The transport system, although increasingly modern, is still high-carbon in its profile. This is in spite of the concern for a low-emission transport system repeatedly declared and included in strategic documents, states the report ‘Without a Conductor. Instruments for decarbonising public transport’ by PhD Krzysztof Krawiec and Piotr Chrzanowski, analysts at WiseEuropa.
It should be borne in mind that the decarbonisation of Polish transport takes place in the context of European Union policy – above all, it is worth to mention climate policy here, expressed in packages such as the European Green Deal or Fit for 55, in which sustainable and climate-neutral mobility is key. It is also impossible to talk about the decarbonisation of transport without changes to energy policy at the EU and national levels.
Three speeds of development
Poland’s transport system is inconsistent. It shows three speeds of development. Large cities and metropolises, which strive for climate neutrality, are in the best situation. The nature of the challenges they face is not significantly different from those faced by cities in western and northern Europe. The role of rail transport is important in them, the role of cycling and other forms of active mobility is increasing (although not without any problems). The first clean transport zones are also being created. These positive trends, however, are confronted with the problem of low quality spatial planning, which is particularly severe in newly built suburbs. These areas are characterised by car-centricity – and it may not be possible to change this in the short term. People’s habits of travelling by car as their primary means of transport should not be forgotten, either.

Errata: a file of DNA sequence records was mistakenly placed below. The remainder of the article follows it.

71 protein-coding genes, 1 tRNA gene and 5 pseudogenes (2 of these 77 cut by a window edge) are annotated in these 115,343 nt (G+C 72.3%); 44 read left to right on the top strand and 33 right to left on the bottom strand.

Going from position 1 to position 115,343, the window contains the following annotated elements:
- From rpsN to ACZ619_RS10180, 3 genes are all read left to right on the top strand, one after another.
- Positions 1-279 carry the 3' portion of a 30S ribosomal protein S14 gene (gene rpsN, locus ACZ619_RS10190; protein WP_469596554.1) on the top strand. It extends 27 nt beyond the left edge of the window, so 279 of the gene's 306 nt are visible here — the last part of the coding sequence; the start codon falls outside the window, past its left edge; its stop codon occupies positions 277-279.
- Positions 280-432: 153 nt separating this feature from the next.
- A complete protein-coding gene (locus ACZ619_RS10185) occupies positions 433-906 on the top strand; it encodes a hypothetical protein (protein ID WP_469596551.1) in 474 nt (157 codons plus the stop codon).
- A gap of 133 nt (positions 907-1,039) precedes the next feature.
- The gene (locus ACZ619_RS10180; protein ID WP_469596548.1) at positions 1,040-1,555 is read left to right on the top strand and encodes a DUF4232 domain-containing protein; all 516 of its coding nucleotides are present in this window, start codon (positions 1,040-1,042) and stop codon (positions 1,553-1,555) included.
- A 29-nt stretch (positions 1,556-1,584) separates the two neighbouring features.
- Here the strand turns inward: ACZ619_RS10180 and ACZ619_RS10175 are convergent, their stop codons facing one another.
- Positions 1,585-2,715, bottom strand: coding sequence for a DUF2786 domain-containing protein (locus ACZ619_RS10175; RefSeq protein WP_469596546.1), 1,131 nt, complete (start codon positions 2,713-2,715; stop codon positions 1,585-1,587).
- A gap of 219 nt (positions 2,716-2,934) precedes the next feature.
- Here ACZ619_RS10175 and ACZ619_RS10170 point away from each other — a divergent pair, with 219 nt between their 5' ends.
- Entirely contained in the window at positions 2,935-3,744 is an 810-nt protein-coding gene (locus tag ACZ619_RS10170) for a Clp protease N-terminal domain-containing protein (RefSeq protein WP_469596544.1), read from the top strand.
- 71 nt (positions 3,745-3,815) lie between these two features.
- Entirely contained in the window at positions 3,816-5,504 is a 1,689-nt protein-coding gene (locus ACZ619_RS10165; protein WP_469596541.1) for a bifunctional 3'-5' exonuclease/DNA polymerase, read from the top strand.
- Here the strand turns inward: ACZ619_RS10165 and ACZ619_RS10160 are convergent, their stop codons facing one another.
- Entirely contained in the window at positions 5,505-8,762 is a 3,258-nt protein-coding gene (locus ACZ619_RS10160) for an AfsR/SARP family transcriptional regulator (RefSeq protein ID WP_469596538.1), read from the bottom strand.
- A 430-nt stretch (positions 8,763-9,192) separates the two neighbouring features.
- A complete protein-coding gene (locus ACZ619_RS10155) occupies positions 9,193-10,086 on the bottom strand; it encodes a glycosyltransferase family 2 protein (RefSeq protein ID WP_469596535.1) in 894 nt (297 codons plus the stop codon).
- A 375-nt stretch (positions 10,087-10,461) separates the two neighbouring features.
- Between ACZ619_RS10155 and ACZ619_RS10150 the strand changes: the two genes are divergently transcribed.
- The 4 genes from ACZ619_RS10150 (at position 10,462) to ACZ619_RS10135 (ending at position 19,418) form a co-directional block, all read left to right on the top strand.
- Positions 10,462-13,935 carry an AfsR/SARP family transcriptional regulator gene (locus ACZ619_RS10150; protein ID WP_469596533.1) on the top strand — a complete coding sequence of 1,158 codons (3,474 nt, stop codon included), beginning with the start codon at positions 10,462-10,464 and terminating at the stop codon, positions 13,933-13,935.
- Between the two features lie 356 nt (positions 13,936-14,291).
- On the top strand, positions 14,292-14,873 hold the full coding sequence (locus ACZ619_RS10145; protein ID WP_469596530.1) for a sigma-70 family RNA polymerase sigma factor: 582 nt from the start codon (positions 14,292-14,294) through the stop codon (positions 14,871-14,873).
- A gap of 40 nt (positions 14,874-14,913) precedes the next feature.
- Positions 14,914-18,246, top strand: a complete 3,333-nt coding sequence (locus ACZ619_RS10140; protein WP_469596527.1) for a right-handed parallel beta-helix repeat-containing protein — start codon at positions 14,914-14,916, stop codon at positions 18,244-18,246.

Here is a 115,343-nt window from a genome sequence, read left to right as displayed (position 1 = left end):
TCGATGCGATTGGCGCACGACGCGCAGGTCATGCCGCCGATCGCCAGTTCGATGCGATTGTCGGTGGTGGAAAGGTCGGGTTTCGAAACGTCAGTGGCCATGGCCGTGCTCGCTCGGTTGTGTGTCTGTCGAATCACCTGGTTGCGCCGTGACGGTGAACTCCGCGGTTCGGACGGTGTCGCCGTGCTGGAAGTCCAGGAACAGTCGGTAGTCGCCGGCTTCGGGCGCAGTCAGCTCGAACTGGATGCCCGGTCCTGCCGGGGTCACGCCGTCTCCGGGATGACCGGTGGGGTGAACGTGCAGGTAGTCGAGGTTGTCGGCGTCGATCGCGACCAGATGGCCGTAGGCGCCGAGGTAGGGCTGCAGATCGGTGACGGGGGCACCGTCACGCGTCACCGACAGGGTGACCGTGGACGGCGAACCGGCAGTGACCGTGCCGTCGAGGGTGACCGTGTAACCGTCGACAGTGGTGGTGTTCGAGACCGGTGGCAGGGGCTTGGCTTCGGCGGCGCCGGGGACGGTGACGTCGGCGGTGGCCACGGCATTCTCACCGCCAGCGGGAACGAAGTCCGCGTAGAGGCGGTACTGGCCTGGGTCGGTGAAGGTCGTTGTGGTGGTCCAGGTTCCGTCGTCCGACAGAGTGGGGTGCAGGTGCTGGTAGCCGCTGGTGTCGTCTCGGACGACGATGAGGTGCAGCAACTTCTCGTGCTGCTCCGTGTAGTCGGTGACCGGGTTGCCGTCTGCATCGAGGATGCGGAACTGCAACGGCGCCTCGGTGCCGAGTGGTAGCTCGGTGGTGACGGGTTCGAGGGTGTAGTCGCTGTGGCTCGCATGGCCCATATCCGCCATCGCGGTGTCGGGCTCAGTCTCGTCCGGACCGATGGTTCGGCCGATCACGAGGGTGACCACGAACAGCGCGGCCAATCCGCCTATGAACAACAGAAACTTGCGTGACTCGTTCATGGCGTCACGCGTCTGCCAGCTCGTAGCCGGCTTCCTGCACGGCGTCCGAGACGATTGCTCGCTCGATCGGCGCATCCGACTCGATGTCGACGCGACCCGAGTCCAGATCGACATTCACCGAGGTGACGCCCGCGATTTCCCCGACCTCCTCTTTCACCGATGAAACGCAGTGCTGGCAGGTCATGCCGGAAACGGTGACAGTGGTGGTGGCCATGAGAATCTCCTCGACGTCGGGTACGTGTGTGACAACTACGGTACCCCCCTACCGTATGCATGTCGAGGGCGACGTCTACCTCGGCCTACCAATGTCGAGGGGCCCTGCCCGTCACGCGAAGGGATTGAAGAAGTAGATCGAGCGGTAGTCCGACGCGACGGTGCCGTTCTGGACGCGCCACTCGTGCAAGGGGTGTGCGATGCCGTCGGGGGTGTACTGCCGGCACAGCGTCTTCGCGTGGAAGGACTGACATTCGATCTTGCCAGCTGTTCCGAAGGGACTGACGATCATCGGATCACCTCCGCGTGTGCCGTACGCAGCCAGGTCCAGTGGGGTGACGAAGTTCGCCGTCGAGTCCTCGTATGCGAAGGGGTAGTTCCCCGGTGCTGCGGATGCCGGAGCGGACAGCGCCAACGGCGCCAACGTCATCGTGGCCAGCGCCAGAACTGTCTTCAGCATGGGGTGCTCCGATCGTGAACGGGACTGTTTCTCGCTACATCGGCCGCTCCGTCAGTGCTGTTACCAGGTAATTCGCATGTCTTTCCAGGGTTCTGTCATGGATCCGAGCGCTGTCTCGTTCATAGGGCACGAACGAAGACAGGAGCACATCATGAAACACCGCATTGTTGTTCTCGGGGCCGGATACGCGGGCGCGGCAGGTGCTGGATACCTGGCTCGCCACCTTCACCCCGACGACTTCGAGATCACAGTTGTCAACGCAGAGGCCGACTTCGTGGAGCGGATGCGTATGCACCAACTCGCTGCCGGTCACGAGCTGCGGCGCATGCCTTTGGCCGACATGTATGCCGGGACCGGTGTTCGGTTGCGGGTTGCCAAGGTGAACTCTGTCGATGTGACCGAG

The situation is slightly worse in smaller towns. From the residents’ perspective, the situation has improved thanks to newly built roads and the purchase of new bus fleets. However, from the point of view of changes in transport behaviour, we are “standing still” and even increasing dependence on individual car ownership as the inhabitants of these areas may be better-off. The authors of this study expect an improvement in air quality there, but this is currently not even approaching climate neutrality.
How to make changes?
Changes in the long-standing and complex processes that have led to the phenomenon of forced own car use in the provinces and smaller urban centres and the resulting high emissions from transport will not happen overnight. However, this does not mean that we should accept the current situation as it leads to a worsening of the problem of transport-related exclusion and transport poverty. In the report presented here, we identify tools to reduce oil consumption and signal the possibility of using the NRP funds and tax instruments to accelerate the transformation of the transport sector.